Verses of the Qur'an stating that the Qu'ran itself is a miracle – i.e. so amazing it could not have been a natural occurrence – include:

  • Q11:13[15] Will they say, he hath forged the Quran? Answer, bring therefore ten chapters like unto it, forged by yourselves; and call on whomsoever ye may to assist you, except God, if ye speak truth,[16] was revealed in response to polytheists accusation that Muhammad's revelation was invented by Muhammad or came from other men.[13]
  • Q17:88[17] Say: "If the mankind and the jinns were together to produce the like of this Qur'an, they could not produce the like thereof, even if they helped one another." was issued in reply to an accusation found in 8:31[18] 'We have already heard (such things). If we wished, we could say (things) like this. These are only fables of the ancients'"[13]

Sacred history

The Qur'an does not mention any miracle for Adam (Adem) who though an Islamic prophet was not supposed to convince anybody of God's message.[1] Sura (verse) 11 (Hūd) and 23 (Al-Mu’minoon)[19] mention miracles of Noah (Nuh), "The oven (tannur) out of which the water burst and announced the flood".[1] Hud, prophet for the ancient tribe of ʿĀd and the first of five Arabian prophets of the Qur'an, does not have any particular miracle (thus according to historian Denis Gril prefiguring Muhammad).[1] (See Q.7:69 for his response when he was rebuked for not producing a miracle.)[1]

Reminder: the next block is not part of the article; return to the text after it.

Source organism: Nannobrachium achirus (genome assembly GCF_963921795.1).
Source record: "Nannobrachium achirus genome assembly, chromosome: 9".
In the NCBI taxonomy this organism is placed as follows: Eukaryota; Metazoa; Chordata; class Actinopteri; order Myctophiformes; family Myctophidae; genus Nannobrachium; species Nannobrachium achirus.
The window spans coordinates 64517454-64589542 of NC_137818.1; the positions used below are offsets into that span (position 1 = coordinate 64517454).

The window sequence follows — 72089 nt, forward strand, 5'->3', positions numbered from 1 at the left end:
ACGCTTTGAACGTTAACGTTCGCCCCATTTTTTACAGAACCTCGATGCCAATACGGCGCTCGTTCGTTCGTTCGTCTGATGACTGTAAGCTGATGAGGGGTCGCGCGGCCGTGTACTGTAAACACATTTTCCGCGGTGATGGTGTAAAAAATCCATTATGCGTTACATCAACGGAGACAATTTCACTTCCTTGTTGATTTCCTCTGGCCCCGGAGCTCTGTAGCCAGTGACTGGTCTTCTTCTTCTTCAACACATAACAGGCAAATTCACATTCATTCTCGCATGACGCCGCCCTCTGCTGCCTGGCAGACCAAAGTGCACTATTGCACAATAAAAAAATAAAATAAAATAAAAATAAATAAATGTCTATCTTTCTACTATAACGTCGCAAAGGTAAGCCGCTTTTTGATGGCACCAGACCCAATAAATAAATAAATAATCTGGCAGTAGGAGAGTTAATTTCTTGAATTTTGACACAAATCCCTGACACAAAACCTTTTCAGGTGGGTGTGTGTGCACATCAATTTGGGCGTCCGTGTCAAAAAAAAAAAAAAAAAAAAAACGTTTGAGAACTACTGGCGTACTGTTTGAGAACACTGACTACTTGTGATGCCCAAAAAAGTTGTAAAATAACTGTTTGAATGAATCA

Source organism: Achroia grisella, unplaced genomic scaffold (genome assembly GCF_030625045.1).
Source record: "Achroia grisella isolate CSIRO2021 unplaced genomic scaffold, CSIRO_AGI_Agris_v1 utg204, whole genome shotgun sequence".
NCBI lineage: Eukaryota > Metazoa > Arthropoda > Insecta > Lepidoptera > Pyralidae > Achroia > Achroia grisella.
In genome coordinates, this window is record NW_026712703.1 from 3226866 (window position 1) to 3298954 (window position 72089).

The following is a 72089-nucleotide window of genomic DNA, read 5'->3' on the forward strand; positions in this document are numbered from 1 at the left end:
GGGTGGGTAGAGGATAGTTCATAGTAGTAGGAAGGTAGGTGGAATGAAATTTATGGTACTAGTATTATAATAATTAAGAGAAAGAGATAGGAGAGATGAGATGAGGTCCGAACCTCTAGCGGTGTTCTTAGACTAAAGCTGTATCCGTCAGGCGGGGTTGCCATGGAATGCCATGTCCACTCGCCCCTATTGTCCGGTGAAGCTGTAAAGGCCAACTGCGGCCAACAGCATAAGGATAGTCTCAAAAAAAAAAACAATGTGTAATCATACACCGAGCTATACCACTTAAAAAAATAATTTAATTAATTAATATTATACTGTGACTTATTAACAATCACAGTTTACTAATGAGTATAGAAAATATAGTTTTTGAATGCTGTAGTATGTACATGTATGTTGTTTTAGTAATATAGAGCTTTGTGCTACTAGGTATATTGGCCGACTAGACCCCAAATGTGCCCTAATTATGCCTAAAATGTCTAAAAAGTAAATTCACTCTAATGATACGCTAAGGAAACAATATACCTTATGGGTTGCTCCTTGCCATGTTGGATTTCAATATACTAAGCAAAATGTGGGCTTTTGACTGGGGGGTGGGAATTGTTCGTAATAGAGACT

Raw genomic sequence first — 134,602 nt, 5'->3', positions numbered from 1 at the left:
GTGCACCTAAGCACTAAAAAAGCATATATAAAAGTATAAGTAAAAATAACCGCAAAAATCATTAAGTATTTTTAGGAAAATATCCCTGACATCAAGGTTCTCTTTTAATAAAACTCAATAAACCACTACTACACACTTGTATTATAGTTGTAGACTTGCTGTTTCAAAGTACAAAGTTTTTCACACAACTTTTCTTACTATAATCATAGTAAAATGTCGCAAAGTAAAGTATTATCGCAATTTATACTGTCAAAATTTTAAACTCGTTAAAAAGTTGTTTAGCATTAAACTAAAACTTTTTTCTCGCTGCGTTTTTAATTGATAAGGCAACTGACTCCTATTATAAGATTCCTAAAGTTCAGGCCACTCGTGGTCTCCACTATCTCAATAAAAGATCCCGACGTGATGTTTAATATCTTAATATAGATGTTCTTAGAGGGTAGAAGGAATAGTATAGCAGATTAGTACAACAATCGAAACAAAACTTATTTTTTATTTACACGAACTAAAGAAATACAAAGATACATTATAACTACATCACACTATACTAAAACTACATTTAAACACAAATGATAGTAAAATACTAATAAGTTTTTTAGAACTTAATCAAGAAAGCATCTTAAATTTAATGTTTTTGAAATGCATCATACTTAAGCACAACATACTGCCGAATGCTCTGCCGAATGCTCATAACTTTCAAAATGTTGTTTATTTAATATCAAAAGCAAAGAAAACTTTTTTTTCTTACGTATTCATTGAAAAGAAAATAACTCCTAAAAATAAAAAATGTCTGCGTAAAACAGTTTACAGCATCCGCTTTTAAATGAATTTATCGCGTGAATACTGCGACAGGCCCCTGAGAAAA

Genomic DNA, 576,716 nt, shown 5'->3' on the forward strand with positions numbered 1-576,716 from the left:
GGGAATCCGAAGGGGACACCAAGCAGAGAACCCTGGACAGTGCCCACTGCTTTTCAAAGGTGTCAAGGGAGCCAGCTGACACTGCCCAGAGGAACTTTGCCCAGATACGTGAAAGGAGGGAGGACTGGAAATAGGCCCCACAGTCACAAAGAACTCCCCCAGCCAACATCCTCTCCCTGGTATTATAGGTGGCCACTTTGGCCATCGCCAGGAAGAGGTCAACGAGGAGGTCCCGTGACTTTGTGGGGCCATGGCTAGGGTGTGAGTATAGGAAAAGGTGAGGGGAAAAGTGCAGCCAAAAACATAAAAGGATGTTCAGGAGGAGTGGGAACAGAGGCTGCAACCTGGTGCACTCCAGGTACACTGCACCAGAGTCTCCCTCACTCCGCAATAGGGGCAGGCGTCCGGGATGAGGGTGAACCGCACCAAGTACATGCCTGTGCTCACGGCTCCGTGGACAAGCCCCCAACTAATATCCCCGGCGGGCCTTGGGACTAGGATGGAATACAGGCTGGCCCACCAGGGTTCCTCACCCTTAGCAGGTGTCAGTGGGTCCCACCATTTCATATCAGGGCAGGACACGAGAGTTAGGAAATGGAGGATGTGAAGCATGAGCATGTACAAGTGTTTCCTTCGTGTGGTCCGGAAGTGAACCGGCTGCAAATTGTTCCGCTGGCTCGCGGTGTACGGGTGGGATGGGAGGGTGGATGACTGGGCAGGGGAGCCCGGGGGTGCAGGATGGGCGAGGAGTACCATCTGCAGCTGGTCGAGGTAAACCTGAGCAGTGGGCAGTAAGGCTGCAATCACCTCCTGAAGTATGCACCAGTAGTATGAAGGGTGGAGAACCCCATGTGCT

Code 19

The term Quran code (also known as Code 19) refers to the claim that the Quranic text contains a hidden mathematically complex code. Advocates think that the code represents a mathematical proof of the divine authorship of the Quran and they also think that it can be used to identify orthographic errors within the Quranic text. Proponents of the Quran code claim that the Quran code is based on statistical procedures.